Rock legend Lou Reed’s tai chi book to be released
New York: Rock pioneer and poet Lou Reed began writing a book in 2009 about an art central to his lifestyle: tai chi.
But the project remained unfinished, remaining a collection of scattered notes when the groundbreaking music experimenter died in 2013 aged 71 from complications from a liver transplant.
These unpublished writings, including conversations with fellow artists, friends and tai chi practitioners, come out this week, a decade after his death.
“He started it, we wanted to finish it,” Laurie Anderson, the composer and artist who was Reed’s longtime partner, told AFP.
“The Art of the Straight Line” features essays and riffs by Reed, a meditation on his three decades as a dedicated tai chi practitioner.
The ancient Chinese tradition helps reduce stress and anxiety and is often described as “moving meditation,” according to leading medical center Mayo Clinic.
The book offers insight into the softer sides of the once tough Velvet Underground frontman, whose deadpan demeanor and cantankerous interactions with the press meant his irritable side took up a good deal of public attention.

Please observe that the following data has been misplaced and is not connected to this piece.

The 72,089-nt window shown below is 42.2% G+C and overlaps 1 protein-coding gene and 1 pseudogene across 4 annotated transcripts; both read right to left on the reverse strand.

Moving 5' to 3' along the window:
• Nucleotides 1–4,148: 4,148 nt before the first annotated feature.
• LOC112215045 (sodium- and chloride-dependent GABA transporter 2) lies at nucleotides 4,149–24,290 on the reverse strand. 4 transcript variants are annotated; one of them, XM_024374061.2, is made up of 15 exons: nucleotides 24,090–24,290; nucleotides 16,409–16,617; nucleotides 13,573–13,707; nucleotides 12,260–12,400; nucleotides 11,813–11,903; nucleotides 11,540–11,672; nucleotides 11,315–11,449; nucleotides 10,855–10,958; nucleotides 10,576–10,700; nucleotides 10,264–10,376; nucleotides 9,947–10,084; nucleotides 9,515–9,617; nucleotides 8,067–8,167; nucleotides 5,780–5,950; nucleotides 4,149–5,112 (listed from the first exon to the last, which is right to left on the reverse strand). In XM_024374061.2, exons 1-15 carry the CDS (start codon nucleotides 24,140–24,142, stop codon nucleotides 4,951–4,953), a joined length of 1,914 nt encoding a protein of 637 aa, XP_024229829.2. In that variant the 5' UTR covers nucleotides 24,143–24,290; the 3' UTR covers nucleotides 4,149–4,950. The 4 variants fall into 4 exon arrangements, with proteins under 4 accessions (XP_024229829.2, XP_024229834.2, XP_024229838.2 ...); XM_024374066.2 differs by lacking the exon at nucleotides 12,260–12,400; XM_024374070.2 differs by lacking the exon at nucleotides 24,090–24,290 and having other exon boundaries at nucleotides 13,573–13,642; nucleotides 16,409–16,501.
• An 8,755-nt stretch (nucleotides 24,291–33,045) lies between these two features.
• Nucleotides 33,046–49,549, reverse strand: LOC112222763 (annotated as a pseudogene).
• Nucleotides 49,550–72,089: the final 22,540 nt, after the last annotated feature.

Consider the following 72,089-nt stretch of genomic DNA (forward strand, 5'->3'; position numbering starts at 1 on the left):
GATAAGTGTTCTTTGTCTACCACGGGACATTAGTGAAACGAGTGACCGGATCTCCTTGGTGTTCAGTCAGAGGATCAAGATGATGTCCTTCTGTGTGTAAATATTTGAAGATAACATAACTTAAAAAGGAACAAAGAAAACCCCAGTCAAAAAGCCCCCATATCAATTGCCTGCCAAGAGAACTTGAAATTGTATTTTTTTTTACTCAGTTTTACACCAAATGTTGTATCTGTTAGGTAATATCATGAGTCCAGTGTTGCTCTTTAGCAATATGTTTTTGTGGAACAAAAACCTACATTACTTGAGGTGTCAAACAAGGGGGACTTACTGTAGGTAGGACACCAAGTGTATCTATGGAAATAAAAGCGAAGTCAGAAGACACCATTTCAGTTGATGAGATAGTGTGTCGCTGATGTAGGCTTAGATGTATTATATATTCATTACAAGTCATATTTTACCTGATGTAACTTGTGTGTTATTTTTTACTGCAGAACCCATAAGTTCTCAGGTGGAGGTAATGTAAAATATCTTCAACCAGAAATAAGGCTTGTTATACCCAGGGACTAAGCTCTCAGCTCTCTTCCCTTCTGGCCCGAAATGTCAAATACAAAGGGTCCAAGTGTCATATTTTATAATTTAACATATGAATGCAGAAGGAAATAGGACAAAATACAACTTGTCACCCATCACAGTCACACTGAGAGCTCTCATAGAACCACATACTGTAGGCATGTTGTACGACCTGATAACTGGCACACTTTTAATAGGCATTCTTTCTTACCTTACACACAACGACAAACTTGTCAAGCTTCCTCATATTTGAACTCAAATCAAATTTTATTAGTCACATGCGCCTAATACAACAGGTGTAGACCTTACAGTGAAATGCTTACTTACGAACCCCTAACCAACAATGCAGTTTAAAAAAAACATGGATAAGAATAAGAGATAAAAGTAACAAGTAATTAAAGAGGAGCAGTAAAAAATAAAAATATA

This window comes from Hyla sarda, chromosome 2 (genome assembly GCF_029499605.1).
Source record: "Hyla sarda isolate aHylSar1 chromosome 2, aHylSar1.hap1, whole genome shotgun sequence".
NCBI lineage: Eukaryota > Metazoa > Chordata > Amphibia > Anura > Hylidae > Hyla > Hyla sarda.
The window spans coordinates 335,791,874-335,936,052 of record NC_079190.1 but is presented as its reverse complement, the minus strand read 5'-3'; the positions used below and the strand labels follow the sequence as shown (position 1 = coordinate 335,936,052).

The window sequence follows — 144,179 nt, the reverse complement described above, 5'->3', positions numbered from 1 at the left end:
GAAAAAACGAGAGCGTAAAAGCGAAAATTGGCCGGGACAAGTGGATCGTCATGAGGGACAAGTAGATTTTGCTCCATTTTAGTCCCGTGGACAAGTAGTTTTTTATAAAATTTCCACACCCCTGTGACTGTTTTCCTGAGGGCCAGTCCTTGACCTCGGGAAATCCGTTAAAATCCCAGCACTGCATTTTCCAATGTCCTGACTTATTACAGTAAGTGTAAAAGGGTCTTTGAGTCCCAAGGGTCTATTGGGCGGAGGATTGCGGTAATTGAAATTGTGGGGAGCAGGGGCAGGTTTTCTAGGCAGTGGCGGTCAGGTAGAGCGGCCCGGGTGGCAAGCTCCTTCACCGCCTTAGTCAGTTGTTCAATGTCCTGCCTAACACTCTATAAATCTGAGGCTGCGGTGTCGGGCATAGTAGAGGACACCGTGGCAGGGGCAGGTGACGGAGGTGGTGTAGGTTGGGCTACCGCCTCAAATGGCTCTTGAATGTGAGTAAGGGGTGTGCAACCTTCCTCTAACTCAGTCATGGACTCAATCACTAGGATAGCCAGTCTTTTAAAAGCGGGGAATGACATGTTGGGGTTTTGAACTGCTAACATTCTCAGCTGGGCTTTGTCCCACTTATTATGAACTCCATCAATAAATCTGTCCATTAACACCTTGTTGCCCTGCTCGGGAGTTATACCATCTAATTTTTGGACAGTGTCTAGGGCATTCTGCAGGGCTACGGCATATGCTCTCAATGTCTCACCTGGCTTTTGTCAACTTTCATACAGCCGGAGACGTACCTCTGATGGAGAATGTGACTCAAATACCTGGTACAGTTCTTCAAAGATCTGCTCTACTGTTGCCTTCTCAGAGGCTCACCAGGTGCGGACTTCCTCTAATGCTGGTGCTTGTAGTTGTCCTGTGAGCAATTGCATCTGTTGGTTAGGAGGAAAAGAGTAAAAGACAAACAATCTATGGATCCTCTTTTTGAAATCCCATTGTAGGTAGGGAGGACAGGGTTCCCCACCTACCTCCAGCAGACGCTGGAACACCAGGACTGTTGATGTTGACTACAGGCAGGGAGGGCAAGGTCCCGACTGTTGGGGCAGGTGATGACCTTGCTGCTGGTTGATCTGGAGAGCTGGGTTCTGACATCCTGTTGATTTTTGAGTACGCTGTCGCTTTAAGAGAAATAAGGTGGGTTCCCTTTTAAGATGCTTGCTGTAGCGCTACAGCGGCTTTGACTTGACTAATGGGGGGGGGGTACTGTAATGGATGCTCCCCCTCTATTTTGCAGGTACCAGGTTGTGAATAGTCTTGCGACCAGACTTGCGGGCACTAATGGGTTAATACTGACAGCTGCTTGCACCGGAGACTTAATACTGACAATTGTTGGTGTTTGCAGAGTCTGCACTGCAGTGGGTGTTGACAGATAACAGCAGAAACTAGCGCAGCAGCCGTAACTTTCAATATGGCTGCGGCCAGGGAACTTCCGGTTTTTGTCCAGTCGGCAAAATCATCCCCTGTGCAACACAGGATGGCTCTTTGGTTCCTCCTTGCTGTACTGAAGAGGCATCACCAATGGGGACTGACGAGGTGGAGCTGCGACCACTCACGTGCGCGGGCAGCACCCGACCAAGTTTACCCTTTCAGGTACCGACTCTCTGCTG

“I don’t want to be too flowery here, but I want more out of life than gold and fame,” he wrote. “I want to mature as a warrior.”
“I want the power and the grace that I never had the chance to learn. Tai Chi puts you in touch with the unseen power of, yes, the universe. Change your energy, change your mind. “
Reed maintained a long association with Master Ren Guang Yi, studying for hours almost every day when not on tour.
He was so committed to the practice that he took his last breath “doing the famous Form 21 of tai chi with just his musician’s hands moving through the air”, Anderson said at the time of his death.
Reed began studying tai chi in the 1980s while still heavily on drugs, according to Anderson.
The prolific artist behind such classics as ‘Walk on the Wild Side’ and ‘Sweet Jane’ also penned the candid ‘Heroin’, a restless depiction of the consumer experience.
“It’s not the best time to start, but you know, when is the wrong time to start?” said Anderson, who was married to Reed at the time of his death.
“He was very, very persistent,” she said, referring to her tai chi practice. “He managed to go on for decades and become very, very competent.” (AFP)